The Wait to Reflate
Paul Krugman tossed off a brief note yesterday bemoaning the Federal Reserve’s brand spanking new inflation target (actually, the Fed said it was a “goal” – which is something you want to hit but know you often can’t). He bemoaned the fact that “2% is Not Enough” in the title of his post – which initially made me wonder why Paul would be writing about milk – to indicate his displeasure with the fact that the Fed wasn’t targeting a high enough rate of inflation.
Let’s leave aside, for the moment, the misplaced fears of “inflationistas” who see inflation hiding under every rock and behind every tree and who view the mere mention of the upward targeting of inflation as blasphemy (I wrote about that debate here, earlier this week). Prof. Krugman thinks that they are to blame for what he sees as the Fed’s tentativeness.
The point is that Paul, and others such as Ken Rogoff, believe that sustainable inflation can be engineered now as a monetary proposition (I suppose they would concede that some fiscal expansion would be necessary too, but Paul’s criticism is directed at the Fed) and I believe they are thinking wishfully.
Here’s the bottom line: Not only would it be nearly impossible to generate sustainable high rates of inflation in the present global macroeconomic climate without truly massive government spending programs, but the Fed is far more worried about missing the “goal” to the low side than it is willing to indulge itself in fantasizing about exceeding it.
In order to have sustainable inflation, wages must track price growth – perhaps with a lag, but certainly within a reasonable amount of time. And it better be a short amount of time because the consumer is so overleveraged that there is no way for him to maintain unit consumption if prices rise. In the absence of wage growth, rising prices choke the economy.
Wage growth is effectively foiled – or, in certain instances, capped as a practical matter – by the enormous global excess of labor and productive capacity which we have been facing as the legacy of the “freeing” of post-socialist nations. As I will continue to say until I am blue in the face, you can’t rather suddenly add 3.5 billion people to the free market (half the world’s population) and not expect the 700 million people in the developed world to remain competitive at dramatically higher wages than those accepted by the new arrivals.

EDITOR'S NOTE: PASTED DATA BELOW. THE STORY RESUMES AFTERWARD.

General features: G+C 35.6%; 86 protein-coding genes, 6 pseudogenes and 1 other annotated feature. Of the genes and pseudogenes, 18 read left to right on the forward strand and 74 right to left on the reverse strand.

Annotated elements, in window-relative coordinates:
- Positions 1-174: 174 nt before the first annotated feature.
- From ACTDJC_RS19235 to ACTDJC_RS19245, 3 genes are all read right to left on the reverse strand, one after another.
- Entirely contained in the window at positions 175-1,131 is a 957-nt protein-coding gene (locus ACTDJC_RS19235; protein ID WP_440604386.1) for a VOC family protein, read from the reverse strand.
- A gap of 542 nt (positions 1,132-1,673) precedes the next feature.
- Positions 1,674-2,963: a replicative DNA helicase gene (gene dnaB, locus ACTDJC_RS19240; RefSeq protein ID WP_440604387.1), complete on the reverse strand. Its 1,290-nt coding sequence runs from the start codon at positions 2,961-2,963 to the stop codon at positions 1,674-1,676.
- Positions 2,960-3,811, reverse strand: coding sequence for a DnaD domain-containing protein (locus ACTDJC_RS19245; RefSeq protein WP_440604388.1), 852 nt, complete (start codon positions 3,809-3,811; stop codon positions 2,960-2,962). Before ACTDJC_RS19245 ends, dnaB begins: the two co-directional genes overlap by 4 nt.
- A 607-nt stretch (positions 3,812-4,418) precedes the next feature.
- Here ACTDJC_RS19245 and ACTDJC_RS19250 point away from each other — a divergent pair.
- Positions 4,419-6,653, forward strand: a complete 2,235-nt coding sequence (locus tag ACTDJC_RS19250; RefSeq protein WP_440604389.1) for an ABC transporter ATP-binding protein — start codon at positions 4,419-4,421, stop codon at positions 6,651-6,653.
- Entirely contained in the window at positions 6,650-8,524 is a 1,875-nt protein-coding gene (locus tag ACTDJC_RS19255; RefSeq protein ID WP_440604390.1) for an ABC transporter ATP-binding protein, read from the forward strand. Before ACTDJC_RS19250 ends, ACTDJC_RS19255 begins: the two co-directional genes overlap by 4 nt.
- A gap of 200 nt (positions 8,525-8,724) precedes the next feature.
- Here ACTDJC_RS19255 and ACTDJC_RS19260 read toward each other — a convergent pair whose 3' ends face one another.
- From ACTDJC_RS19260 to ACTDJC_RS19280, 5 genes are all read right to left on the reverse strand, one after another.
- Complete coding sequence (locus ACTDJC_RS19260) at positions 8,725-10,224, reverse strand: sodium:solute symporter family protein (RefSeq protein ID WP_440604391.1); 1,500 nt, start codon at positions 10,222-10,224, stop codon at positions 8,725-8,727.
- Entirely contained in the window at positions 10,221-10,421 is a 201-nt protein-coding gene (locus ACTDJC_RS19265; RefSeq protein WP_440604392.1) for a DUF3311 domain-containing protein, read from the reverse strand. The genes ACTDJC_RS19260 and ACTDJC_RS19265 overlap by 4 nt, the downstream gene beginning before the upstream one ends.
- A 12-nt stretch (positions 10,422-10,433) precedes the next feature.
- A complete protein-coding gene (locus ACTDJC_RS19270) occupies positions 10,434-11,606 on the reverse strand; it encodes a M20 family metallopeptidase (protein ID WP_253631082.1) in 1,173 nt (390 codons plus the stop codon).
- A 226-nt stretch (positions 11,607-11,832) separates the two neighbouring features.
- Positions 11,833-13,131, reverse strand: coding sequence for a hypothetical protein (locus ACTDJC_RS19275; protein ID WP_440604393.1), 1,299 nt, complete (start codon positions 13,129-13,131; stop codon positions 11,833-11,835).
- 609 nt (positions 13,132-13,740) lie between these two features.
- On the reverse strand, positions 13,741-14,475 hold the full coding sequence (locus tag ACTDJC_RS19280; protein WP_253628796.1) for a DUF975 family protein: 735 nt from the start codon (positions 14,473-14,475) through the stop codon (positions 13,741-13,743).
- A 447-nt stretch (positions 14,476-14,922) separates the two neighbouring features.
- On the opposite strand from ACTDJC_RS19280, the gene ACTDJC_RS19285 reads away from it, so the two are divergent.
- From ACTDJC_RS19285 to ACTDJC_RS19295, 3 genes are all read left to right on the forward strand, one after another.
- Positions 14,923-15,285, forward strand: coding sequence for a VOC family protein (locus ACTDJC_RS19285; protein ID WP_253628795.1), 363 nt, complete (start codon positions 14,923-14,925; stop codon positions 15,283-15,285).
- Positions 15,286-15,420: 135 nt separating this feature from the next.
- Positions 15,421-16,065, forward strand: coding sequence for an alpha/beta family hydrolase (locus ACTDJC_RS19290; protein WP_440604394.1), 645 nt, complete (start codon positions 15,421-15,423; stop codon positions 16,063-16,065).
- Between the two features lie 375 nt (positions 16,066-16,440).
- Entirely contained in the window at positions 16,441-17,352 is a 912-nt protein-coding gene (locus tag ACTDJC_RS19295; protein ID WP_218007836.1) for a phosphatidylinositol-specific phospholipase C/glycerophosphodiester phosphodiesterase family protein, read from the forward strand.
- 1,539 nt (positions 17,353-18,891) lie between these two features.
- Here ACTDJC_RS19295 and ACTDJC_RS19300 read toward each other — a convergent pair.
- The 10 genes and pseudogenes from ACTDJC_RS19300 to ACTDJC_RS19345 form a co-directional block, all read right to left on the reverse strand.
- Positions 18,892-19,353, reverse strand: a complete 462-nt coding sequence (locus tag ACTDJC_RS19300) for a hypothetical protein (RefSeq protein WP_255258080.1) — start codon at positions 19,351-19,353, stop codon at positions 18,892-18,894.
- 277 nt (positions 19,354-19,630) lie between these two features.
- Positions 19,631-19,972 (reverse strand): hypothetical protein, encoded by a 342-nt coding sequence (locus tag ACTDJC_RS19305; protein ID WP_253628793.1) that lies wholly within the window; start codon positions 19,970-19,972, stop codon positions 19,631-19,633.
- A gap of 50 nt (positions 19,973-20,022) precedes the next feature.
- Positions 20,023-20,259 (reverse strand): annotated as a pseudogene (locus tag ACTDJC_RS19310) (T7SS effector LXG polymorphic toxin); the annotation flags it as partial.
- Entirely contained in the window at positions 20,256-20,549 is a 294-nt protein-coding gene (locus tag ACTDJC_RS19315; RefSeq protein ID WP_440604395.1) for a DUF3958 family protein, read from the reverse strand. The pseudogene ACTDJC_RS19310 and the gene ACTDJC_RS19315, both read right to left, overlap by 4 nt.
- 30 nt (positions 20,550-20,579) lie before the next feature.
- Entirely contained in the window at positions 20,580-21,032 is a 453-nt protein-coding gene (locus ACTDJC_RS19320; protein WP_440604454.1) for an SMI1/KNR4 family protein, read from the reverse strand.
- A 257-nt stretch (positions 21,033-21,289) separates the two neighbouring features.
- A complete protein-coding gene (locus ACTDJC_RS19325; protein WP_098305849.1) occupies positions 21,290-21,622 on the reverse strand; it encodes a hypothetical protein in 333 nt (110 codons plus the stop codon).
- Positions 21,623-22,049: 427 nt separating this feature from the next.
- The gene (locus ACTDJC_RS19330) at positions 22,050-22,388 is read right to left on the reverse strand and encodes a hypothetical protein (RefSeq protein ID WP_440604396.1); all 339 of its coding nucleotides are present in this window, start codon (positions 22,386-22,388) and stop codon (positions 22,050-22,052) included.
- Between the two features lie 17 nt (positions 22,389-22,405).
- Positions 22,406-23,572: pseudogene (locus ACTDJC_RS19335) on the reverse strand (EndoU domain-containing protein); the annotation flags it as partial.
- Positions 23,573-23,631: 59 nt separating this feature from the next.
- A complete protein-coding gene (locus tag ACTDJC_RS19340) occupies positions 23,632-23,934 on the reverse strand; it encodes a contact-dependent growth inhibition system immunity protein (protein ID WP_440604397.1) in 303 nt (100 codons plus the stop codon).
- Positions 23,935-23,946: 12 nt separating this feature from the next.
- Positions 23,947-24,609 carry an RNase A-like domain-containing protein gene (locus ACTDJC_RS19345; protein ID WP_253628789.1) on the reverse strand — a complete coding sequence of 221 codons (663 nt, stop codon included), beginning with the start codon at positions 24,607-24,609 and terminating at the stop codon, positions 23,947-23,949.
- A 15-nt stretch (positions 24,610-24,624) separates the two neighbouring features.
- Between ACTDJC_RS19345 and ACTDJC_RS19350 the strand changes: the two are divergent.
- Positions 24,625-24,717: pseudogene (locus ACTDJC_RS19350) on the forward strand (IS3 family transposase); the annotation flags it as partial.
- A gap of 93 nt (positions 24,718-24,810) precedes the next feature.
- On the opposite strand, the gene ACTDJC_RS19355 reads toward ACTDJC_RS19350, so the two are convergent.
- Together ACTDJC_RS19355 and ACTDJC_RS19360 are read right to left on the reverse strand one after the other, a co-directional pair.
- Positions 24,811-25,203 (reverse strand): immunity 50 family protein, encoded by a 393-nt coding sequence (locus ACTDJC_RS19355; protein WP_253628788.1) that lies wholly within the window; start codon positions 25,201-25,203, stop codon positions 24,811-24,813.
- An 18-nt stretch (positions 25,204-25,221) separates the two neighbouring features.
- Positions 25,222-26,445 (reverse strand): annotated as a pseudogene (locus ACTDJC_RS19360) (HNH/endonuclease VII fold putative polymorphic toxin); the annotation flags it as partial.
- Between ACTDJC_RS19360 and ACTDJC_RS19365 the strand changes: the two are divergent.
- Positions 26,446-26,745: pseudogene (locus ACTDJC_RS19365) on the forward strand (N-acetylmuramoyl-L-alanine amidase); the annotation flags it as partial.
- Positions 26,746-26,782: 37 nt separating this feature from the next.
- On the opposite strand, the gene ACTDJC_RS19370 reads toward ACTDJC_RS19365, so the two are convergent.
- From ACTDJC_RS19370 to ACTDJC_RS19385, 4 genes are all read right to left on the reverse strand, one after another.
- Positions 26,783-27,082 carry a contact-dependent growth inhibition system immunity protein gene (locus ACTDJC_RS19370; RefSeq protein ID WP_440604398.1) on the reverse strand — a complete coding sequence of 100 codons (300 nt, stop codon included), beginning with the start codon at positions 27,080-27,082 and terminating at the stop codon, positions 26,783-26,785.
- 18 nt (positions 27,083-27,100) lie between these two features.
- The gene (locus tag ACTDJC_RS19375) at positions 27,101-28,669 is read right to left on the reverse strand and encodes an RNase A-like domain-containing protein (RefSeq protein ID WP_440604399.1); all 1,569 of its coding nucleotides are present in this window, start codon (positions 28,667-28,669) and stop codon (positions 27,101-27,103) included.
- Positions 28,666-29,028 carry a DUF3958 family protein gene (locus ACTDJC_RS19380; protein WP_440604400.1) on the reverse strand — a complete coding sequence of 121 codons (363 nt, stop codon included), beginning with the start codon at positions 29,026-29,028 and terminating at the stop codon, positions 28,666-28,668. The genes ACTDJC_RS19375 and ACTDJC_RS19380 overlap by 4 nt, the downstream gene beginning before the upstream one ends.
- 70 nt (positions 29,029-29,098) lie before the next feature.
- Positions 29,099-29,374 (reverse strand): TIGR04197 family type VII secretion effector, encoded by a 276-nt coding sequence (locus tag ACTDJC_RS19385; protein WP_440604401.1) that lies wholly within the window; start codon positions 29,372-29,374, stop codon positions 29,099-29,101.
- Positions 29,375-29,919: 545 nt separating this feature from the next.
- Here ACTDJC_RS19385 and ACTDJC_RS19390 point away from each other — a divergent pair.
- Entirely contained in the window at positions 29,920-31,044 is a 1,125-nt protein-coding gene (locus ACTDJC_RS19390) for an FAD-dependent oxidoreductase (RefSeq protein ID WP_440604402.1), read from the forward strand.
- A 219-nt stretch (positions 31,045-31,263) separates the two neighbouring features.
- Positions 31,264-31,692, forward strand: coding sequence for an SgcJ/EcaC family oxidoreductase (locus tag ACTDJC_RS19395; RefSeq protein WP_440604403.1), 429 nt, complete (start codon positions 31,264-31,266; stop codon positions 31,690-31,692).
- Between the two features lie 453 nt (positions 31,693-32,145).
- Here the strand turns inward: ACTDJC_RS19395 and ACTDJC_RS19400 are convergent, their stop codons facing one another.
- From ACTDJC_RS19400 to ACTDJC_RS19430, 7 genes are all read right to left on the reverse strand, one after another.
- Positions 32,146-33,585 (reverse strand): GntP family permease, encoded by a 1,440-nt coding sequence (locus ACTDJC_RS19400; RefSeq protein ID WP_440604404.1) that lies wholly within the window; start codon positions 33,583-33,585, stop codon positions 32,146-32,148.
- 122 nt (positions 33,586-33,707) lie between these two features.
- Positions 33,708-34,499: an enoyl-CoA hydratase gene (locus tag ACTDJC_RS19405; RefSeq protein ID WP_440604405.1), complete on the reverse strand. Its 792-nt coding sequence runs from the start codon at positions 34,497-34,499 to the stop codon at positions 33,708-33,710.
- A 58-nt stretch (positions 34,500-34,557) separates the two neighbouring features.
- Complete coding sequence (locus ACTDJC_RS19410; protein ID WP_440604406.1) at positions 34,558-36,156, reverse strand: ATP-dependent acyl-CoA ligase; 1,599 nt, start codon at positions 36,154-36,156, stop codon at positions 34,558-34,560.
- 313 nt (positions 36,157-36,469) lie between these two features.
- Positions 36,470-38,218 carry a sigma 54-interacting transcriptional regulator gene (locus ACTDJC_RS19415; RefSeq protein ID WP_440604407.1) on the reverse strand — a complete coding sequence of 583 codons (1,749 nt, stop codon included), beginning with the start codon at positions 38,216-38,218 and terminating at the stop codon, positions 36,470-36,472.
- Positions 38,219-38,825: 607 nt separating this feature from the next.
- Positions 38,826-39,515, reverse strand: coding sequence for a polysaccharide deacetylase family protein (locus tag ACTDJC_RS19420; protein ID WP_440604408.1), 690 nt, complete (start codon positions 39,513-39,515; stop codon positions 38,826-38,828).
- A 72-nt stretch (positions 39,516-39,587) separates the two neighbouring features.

And that, together with the classic debt-deflationary impact of the persistent overhang, is the reason this slump is both non-cyclical and so stubborn.
As an intellectual matter, I’d like to be able to reflate the U.S. economy to end the slump. I’d also like a pony. Without a New Deal sized re-employment effort (and even that might still backfire) it will be a long wait for both. Note price deflators in the GDP numbers this morning.
15 Responses to “The Wait to Reflate”
Paul Krugman has repeatedly made both the argument that fiscal expansion is necessary to fight a recession and the argument that the Fed should try to set the target inflation rate higher although it doesn't have the power to set it as high as one might wish.
He has, as have I. The point above is that the Fed is powerless to engineer inflation on its own. Targeting inflation is only useful relative to expectations.The real thing is unsustainable without considerable fiscal spending aimed directly at re-employment. This would artificially support prices in the U.S. as it will increase aggregate demand (for as long as it lasts). The trick is making it last long enough to make headway on excessive global labor (i.e. increase global aggregate demand), or it too would fizzle.
I am sure you are right. In any case, the rich countries could and should be doing better. People like you and Paul Krugman certainly know how.
I am an engineer, not an economist. I wonder how it would feel if politicians instead of letting engineers solve engineering problems tried to revoke the laws of thermodynamics. Wait, that was Bush's hydrogen economy, a fuel that burns into water and then can be remade out of water. What next, biology without Darwin?
what I would really like is that the overall debate focus move into currencies floating regime.
Is it still acceptable that western word try to escape recession through QEs
while China appreciate its currency on a step-by-step basis ?